Dark Adaptation

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When you move from a really bright room into a darkened one, it takes some time before you can see properly again. This is because certain muscle groups in your eyes need to be activated to allow your pupils to dilate. The bigger your pupils get, the more light your eyes can gather from your surroundings, and the more you can see. Many psychotropic drugs engage these muscle groups – that’s why your pupils when you’re on them.

Giving your pupils time to dilate and adjust to low light settings is called dark adaptation. Since observing happens at night, you need to dark adapt your eyes beforehand to prepare them. Under normal circumstances, this takes around 30 minutes.

There are a few things you can do to speed up the dark adapting process, and to make your stargazing session comfortable without ruining pupil dilation:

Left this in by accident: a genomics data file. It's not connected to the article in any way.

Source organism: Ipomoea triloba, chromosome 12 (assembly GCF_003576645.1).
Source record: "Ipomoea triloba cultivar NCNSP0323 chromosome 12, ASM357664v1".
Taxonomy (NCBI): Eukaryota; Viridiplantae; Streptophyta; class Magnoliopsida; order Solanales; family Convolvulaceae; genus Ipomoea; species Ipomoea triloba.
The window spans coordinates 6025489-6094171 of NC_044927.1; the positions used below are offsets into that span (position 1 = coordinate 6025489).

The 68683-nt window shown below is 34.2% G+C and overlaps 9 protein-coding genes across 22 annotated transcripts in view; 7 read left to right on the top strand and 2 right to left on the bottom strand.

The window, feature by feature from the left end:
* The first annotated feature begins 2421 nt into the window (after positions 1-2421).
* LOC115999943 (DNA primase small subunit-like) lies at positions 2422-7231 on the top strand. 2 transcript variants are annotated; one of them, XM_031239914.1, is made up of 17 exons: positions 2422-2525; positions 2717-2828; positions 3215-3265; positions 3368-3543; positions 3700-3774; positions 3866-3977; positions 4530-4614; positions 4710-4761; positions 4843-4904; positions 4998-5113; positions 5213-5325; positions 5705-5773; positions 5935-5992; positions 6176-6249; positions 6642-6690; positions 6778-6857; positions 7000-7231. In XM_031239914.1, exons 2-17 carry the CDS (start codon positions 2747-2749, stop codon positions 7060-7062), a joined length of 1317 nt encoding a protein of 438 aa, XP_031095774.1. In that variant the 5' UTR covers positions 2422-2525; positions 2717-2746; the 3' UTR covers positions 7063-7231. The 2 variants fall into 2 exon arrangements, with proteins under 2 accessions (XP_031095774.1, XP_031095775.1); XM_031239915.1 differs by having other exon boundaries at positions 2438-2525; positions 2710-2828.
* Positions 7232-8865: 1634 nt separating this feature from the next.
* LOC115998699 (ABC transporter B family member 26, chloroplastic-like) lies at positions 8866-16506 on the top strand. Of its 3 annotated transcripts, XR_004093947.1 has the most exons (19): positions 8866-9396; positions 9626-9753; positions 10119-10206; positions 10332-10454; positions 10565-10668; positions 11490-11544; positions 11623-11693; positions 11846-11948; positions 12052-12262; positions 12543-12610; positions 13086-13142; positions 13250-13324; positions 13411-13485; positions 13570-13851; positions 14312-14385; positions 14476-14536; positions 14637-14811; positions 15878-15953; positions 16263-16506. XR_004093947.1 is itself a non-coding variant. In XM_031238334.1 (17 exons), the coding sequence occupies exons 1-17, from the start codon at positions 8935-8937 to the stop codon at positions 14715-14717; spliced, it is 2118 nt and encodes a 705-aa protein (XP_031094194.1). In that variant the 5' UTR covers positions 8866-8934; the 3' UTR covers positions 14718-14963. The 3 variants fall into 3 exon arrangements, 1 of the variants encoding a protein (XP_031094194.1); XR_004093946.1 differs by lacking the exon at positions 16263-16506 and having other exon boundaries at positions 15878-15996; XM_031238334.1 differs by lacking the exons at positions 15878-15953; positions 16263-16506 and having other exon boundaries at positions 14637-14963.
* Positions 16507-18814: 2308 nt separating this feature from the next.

1. Protect your eyes during the day. Light from the Sun is so bright that it can delay your night-time dark adapting by up to half an hour. The best way to avoid this is to:

  • limit your exposure to direct sunlight
  • wear dark sunglasses during the day to filter out sunlight
  • wear a hat/hoodie/scarf to block light coming from the top/sides of your sunglasses

2. Only use red light at night. Red light doesn’t interfere with pupil dilation the way normal light does, so you can comfortably use it to navigate during your observing sessions. Useful tools include:

  • A red LED torch/headtorch (you can also use a normal one covered with a red filter sheet)
  • An internal red filter on your phone (Android users can download an app called Twilight; iOS users can check out this accessibility shortcut)

3. Keep your telescope eye covered. With a telescope, you only use one eye to observe. Since your eyes can dark adapt independently of one another, you can use an eyepatch to cover your observing eye.


Other Useful Articles:

Apps To Track Phases of the Moon

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